Don’t acquire a “Data Lemon”. A “Data Lemon” in short is when the buyer doesn’t know the state or quality of a database (or company) when purchasing.
A great example of this was when Marriott International acquired Starwood in 2016 for $13.6 billion, neither company was aware of a cyber-attack on Starwood’s reservation system that dated back to 2014. The breach, which exposed the sensitive personal data of nearly 500 million Starwood customers.
Marriott isn’t the only company in this situation. In 2017, Verizon discounted its original $4.8 billion purchase price of Yahoo by $350 million after it learned — post-acquisition — of the latter’s data breach exposures.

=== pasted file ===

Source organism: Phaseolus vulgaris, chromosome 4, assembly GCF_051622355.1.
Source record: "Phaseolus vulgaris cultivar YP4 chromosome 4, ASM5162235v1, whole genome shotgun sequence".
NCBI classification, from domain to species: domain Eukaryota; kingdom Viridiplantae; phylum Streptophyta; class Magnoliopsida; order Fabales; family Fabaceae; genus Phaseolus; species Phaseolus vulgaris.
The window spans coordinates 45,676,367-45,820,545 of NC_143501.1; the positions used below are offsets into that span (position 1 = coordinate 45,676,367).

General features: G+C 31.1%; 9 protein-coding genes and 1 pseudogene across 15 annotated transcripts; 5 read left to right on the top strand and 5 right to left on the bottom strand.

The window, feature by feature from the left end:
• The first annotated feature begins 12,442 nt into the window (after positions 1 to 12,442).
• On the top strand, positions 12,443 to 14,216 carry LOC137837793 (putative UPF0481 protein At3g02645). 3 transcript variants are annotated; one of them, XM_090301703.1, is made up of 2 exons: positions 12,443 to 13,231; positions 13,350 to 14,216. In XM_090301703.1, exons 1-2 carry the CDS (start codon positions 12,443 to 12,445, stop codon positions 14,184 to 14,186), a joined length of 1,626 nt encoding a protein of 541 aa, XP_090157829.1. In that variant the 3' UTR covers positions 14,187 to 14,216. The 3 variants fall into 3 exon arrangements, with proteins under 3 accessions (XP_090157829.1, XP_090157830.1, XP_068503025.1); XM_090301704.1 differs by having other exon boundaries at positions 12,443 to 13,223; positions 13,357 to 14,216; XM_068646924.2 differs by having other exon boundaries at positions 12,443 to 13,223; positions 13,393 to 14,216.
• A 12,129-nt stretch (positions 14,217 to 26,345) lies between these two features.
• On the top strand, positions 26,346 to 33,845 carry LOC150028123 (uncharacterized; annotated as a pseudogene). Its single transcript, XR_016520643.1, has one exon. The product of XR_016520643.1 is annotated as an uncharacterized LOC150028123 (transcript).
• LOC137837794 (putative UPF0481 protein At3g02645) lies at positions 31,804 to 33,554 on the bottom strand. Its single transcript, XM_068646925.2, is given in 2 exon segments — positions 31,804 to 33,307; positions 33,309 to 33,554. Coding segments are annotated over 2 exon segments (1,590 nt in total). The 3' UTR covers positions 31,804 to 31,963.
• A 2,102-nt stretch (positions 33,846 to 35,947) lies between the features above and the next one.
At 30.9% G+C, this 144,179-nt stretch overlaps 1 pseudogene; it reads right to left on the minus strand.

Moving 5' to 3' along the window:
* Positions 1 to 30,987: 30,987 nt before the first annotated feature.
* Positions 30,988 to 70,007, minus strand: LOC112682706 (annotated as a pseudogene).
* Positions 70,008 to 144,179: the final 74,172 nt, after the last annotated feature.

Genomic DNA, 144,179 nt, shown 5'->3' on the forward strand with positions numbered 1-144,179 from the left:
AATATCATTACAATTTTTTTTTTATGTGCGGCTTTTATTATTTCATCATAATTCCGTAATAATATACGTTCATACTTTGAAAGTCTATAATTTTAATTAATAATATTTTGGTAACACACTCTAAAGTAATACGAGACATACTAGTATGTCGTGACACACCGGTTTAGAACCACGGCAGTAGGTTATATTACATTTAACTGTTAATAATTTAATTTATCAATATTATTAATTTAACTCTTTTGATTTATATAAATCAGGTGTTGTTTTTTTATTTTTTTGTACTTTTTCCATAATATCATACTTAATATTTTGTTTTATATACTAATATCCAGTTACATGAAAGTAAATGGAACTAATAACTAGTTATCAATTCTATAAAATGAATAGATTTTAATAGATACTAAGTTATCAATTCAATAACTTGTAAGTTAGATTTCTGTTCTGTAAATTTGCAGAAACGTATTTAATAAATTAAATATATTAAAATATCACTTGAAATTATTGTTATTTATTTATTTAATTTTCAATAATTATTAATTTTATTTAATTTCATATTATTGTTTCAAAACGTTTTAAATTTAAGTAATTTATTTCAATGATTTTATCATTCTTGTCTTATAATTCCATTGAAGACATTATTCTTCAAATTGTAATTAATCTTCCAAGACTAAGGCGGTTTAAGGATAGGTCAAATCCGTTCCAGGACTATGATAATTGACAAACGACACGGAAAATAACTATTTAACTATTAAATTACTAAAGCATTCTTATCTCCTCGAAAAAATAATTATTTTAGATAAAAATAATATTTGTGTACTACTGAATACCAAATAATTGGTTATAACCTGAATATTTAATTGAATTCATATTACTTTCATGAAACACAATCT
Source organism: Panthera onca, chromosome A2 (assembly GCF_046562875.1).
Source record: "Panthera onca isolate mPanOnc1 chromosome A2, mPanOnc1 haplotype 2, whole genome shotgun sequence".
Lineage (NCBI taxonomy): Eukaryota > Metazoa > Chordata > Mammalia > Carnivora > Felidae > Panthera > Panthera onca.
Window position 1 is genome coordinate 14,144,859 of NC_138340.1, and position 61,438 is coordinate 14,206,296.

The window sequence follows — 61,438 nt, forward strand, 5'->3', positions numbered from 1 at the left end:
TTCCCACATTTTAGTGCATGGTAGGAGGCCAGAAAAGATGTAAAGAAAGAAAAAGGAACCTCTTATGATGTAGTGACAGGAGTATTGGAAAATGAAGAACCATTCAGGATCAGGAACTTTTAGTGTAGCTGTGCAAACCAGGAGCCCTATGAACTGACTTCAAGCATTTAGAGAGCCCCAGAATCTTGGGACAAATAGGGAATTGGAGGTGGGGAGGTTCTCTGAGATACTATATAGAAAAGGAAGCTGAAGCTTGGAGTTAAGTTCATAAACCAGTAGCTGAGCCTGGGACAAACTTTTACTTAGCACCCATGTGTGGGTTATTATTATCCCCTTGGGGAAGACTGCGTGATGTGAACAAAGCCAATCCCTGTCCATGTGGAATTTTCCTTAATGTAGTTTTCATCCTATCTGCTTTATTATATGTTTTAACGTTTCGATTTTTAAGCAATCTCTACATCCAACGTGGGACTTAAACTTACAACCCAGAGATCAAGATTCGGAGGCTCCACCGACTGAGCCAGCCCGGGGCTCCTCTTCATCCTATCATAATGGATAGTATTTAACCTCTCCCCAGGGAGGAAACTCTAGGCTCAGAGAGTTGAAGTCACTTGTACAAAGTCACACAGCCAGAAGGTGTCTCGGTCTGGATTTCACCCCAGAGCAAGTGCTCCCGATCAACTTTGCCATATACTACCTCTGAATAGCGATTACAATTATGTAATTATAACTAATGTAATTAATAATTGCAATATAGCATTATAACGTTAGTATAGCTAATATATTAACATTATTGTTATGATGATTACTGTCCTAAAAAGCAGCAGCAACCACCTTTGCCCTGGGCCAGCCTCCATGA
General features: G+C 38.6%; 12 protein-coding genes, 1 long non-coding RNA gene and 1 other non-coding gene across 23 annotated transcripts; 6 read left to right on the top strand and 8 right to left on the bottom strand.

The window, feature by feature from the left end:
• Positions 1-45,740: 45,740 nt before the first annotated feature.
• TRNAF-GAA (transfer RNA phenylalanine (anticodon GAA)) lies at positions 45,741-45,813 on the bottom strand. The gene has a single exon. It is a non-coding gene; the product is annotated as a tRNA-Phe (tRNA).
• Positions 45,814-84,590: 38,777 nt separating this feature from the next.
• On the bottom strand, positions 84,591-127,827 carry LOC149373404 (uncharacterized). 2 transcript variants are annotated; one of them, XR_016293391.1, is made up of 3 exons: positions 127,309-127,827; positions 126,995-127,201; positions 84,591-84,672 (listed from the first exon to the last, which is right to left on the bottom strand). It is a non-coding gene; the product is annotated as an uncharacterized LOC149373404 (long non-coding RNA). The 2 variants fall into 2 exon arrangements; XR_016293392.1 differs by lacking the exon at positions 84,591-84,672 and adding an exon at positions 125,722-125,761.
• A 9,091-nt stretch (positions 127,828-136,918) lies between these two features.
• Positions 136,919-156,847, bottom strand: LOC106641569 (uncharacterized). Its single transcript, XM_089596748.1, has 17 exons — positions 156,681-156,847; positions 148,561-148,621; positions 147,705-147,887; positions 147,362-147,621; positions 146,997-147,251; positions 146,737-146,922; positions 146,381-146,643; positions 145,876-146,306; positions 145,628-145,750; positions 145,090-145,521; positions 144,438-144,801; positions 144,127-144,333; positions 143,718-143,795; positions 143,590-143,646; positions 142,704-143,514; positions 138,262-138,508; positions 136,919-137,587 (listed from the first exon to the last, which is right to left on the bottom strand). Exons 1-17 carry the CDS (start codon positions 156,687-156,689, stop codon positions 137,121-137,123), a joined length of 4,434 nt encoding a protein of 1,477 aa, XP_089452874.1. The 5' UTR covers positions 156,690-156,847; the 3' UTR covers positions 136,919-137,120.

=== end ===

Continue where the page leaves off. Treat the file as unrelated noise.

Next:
As a purchaser, if you don’t protect yourself against acquiring a data lemon and make sure you check on your targets data privacy and security compliance, you are putting yourself at risk and increasing the opportunity of a breach. Not only does this result in a loss of trust and toll on your brand but you will also get all the government penalties that go along with it.
So what should you do about data lemons?
The best path is always to try and identify any potential data breaches and cybersecurity risks before you acquire the company.